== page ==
There are methods for doing KLM - GOMS evaluation and the like, but this would typically be used for comparing two designs for the same goals rather than comparing two products, which even if similar in features will most likely be quite different in actual usage.
So if you're trying to compare products, the best start would be to break it down into chunks. Then compare the similar chunks, and contrast the differing chunks.
Here's some suggestions as to how you might approach this, by looking at roles and goals, but you'll need to adapt this to suit your situation.
Looking at your existing tool:
- List the features of your existing tool
- List the roles of your users
- List the tasks you currently undertake, and to what user roles they apply
- List the attributes that can be assigned to those tasks - frequent, onerous, repetitive, secure.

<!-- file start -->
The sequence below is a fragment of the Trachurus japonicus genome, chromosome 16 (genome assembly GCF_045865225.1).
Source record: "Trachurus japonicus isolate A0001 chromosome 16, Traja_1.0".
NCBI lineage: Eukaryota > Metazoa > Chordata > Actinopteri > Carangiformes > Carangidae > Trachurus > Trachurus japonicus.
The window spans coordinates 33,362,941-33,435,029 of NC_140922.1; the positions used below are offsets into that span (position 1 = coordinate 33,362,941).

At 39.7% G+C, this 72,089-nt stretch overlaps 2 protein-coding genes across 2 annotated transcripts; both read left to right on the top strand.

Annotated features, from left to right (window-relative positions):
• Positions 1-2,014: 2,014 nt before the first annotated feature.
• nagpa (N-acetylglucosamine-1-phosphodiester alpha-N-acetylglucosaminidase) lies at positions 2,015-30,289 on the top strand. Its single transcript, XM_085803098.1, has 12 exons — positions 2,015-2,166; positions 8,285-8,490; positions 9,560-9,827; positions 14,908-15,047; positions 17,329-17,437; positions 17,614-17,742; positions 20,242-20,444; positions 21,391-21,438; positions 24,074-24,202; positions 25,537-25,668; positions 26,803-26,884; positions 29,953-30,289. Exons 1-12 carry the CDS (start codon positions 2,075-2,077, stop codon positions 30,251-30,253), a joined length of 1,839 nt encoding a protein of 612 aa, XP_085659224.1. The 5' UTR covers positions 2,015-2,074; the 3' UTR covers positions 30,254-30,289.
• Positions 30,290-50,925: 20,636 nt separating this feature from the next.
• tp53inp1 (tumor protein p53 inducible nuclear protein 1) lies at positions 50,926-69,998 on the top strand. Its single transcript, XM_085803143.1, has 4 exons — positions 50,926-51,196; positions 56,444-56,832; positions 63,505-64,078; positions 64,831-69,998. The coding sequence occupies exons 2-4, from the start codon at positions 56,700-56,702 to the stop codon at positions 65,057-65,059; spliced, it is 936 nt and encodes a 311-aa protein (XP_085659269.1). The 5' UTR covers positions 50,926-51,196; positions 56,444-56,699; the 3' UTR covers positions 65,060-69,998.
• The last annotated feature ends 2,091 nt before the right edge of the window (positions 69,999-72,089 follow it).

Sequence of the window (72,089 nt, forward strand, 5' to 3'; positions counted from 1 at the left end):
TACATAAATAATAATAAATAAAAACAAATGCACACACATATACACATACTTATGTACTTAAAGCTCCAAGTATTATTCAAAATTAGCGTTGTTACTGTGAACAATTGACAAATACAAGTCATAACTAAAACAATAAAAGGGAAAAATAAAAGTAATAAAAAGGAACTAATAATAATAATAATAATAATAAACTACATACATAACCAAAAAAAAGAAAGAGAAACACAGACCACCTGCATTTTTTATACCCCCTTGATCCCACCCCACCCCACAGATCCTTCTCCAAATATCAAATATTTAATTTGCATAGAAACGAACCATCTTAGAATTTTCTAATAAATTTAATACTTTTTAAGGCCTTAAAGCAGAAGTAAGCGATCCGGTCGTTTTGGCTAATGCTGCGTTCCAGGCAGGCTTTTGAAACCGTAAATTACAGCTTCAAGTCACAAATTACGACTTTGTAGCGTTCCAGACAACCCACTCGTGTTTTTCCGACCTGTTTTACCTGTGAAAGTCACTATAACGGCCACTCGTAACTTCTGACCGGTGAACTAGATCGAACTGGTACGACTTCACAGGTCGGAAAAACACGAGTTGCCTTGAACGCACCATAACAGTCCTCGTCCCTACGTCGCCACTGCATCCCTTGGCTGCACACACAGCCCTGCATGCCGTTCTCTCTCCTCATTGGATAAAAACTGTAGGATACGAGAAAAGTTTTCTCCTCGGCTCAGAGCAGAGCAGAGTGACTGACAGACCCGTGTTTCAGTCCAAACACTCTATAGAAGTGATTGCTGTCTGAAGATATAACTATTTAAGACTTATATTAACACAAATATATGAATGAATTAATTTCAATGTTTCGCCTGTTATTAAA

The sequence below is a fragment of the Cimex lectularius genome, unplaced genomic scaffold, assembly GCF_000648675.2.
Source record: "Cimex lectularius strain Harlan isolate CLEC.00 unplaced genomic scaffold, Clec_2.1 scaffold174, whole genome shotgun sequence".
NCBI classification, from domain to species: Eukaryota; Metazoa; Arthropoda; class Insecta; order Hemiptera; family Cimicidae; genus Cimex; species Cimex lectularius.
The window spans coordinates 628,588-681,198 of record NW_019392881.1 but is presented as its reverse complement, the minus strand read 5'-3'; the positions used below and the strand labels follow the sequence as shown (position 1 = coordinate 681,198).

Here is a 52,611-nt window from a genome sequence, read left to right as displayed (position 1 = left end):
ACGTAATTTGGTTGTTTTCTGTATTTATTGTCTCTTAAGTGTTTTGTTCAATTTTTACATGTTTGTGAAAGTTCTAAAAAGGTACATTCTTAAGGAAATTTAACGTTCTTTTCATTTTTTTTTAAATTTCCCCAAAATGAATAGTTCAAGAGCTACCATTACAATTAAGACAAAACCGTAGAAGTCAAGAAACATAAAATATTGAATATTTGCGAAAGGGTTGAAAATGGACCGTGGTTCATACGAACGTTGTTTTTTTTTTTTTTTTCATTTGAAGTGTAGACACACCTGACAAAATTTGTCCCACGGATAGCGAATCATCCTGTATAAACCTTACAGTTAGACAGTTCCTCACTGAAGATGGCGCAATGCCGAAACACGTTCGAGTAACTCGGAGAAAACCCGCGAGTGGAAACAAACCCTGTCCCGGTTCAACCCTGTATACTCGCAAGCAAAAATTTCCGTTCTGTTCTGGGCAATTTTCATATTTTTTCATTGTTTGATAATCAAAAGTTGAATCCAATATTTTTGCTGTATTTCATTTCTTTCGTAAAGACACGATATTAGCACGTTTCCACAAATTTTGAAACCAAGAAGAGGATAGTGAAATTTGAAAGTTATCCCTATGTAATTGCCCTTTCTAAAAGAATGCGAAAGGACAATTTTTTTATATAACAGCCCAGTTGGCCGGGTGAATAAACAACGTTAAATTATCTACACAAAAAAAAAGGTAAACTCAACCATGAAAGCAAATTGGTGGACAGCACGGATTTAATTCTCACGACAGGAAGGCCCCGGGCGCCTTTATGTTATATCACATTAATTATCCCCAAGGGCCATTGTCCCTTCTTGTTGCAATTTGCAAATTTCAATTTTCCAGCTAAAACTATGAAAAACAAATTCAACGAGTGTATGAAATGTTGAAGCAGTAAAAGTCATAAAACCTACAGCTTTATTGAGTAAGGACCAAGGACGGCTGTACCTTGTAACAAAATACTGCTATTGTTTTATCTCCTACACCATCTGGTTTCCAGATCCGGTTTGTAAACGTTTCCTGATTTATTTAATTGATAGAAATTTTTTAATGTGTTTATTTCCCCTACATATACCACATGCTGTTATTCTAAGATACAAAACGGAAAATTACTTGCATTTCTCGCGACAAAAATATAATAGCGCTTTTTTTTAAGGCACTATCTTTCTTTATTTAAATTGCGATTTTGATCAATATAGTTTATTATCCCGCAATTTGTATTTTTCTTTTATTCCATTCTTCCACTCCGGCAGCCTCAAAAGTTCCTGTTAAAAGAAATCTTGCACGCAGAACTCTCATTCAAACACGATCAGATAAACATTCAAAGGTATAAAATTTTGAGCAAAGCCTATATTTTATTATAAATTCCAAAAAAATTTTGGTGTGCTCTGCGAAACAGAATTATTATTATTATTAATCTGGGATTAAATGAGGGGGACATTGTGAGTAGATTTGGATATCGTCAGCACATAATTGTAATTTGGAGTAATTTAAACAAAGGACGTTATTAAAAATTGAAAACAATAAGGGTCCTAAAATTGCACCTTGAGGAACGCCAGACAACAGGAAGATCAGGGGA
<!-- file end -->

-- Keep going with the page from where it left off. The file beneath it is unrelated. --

- List the ease or difficulty of the tasks (multiple steps, cognitive load, etc)
- Extend this list as appropriate for your scenario
Then looking at each of the new tools:
- List the features of the new tool
- Look at how each task would be achieved
- Assess whether each of the tasks will retain the same attributes, or whether it will become easier or harder, longer or shorter, etc
- Combine those results to determine whether each user role will become easier or harder
- Assess what added value the new features can provide and rate that value (eg: Won't Use to Will Improve Productivity)
- Assess what functionality will be lost by moving away from the existing tool and rate that loss (eg: Not An Issue to Can't Do Without)
Hopefully, you'll start to see that the new tools either compare favourably - or not. And maybe you'll notice that the new tools either lack essential features, or provide opportunities to improve efficiency, either directly, or in the future.